SAP PRICE OVERVIEW
SAP sells one of the most expensive solutions on the market, commanding a premium over comparable options. We do not deny that SAP is an expensive solution, but that does not mean costs cannot be reduced. In this document we will dive into competitive discounting for SAP products and offer solutions for customers to mitigate SAP pricing risk.
This SAP Pricing report will focus on the following topics:
1. SAP Pricing Statistics
How does SAP price in comparison to their competition? We detail the price premium SAP has over their closest CRM competitor, Microsoft Dynamics, and other pricing statistics such as price variance and gross margin per license sold. This section sets up the document to illustrate how successful SAP is at their pricing strategy, consistently pricing customers at premiums and maximizing their revenue per transaction.
2. SAP Pricing and Discount Percentages
Provided in this section is a detailed table highlighting the average SAP pricing across all major SAP product families. This table provides transparency into the price ranges we have observed over the last year, exemplifying the large range in discounting offered to customers. Though many customers may find themselves in these ranges, this section explains that the best deals include discounting that exceed the highlighted range, and with proper planning and negotiating leverage any customer can improve their SAP price.
3. SAP Pricing Tactics and Risks
SAP uses a number of pricing tactics to ensure they win deals, maximize margin, and increase costs for the customer. This section details three unique SAP tactics used in their licensing model that can present pricing-related risk for customers:
SAP Bundling: SAP commonly bundles proposals to hide necessary pricing details to validate deal competitiveness. This lack of transparency translates to future premiums inflicted on the customer without the need for price justification.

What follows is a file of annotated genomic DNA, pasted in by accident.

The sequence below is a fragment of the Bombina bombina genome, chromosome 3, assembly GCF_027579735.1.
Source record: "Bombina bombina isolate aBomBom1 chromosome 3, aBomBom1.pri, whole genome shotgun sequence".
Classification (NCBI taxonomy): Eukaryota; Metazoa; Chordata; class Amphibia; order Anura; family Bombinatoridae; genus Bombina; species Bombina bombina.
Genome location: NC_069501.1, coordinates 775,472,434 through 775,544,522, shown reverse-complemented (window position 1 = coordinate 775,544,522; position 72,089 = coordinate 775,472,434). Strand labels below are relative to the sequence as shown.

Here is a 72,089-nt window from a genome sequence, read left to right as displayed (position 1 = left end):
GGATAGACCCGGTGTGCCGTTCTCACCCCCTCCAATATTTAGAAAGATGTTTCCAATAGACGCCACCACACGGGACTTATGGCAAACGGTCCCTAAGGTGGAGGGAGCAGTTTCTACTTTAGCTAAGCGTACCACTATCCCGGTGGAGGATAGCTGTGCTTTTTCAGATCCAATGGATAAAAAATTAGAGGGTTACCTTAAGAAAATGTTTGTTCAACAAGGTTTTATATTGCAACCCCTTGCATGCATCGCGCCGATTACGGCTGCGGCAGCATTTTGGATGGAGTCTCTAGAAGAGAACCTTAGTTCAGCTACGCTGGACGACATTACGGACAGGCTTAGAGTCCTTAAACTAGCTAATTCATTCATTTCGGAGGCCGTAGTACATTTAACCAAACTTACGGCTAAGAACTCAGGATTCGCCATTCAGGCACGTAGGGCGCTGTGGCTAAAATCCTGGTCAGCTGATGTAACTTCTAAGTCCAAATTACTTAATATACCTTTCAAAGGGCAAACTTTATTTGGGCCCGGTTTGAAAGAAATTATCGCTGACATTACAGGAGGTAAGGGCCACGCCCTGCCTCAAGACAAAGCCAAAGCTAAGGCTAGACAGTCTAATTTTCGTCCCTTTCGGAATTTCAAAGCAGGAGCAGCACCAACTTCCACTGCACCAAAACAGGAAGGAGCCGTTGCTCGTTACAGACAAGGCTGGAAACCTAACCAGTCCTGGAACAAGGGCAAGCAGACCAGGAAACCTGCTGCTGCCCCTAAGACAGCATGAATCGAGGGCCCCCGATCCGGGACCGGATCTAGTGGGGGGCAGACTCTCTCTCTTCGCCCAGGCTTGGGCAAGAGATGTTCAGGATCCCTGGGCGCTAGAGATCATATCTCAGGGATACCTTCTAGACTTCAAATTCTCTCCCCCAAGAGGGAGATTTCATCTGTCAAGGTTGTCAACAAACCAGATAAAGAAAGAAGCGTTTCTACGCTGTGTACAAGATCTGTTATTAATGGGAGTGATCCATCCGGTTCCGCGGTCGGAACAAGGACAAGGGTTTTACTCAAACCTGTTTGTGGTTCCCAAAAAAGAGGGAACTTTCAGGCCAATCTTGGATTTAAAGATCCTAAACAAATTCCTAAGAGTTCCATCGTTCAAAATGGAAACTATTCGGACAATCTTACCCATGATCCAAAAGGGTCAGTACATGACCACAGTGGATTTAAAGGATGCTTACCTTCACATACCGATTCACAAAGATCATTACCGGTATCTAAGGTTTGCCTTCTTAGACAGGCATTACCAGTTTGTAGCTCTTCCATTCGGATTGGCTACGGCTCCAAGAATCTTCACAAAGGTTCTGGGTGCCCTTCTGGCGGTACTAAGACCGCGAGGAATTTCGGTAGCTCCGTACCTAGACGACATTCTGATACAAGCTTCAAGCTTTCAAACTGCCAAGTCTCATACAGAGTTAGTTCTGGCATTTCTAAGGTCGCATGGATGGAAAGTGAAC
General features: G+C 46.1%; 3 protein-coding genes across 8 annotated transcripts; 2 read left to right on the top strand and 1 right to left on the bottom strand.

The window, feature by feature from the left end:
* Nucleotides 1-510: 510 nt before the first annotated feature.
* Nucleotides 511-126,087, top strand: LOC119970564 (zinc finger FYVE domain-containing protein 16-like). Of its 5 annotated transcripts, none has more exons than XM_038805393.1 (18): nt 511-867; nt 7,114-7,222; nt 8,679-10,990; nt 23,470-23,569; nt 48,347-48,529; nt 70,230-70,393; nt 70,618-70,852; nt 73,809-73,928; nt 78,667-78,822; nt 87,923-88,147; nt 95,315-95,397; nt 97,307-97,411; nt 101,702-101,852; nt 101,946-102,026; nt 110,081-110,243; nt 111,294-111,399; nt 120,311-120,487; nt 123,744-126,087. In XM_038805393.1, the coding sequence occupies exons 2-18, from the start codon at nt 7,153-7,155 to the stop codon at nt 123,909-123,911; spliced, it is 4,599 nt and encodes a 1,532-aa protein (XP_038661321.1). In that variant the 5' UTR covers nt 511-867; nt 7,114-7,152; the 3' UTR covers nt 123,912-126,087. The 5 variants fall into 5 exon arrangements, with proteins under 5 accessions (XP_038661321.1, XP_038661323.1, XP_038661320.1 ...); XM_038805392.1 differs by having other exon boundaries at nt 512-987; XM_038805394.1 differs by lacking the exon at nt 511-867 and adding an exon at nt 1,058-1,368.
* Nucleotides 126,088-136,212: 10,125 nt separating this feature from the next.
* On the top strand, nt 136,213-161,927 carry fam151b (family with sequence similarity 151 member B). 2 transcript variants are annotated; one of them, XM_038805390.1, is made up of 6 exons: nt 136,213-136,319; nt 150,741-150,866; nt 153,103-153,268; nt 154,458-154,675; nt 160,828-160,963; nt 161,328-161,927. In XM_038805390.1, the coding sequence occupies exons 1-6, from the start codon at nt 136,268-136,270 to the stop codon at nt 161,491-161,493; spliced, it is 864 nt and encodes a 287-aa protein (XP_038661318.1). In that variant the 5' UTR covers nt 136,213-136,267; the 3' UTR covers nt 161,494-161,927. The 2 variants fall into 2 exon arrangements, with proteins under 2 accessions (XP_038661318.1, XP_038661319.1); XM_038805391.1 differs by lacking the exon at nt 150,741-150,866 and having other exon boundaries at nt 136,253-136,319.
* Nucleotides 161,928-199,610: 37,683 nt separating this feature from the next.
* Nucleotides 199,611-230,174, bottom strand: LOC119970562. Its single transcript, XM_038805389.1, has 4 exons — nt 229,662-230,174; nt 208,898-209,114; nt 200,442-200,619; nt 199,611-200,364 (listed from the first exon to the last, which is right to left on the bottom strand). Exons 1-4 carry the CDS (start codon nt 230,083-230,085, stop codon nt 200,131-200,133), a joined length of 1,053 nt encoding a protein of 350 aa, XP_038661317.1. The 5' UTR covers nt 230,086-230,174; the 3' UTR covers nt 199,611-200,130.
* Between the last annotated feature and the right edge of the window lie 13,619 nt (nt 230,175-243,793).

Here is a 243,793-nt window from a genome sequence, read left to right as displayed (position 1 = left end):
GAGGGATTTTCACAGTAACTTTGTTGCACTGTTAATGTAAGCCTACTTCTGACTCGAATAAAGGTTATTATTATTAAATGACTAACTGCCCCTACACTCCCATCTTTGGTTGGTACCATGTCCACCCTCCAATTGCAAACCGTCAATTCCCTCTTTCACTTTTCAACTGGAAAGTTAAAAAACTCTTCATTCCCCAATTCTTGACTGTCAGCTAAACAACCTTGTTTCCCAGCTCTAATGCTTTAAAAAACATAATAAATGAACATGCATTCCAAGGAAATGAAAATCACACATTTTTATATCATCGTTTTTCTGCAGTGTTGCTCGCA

SAP Value-Based Pricing: A common misconception is that SAP prices their products strictly on a volume basis, providing better discounting for the higher volumes purchased. Though there is a correlation with a higher likelihood of achieving competitive discounting at a high volume purchase, we have also observed customers achieve the same level of discounting with very small purchases. This proves that pricing is not dependent on volume, but rather how motivated the sales rep is to price your deal competitively. This section highlights what “value-based” pricing is and how you can achieve competitive SAP discounting regardless of how large your purchase is.
SAP Demand Inflation: Like many suppliers, SAP will try to make you buy more licenses than you need to increase the total cost and maximize commissions. SAP typically assumes all products will be deployed on day one (which is unlikely in most organizations) and ignores current utilization rates of your existing products before proposing additional quantities. This tactic leads customers to purchase quantities based of SAP’s preferred product roadmap.
4. SAP Price Incentives
In the last section of this SAP pricing report, we detail the top three motivators for SAP sales reps. If a customer understands the incentives and compensation plans for a SAP rep, they will have all the tools needed to form a negotiation strategy for the SAP purchase. We dive into how compensation for SAP reps are calculated, applicable bonuses achieved through specific deal scenarios, and which SAP products hold a higher weighted value for a sales rep’s compensation.
To increase your chances of achieving higher SAP discounting and lower costs, this document will aid you in identifying competitive pricing, SAP pricing strategy, and SAP sales rep incentives to facilitate movement on your bottom line. For additional assistance on your SAP purchase, review some of the other ClearEdge resources listed below to help plan your strategy and mitigate risk.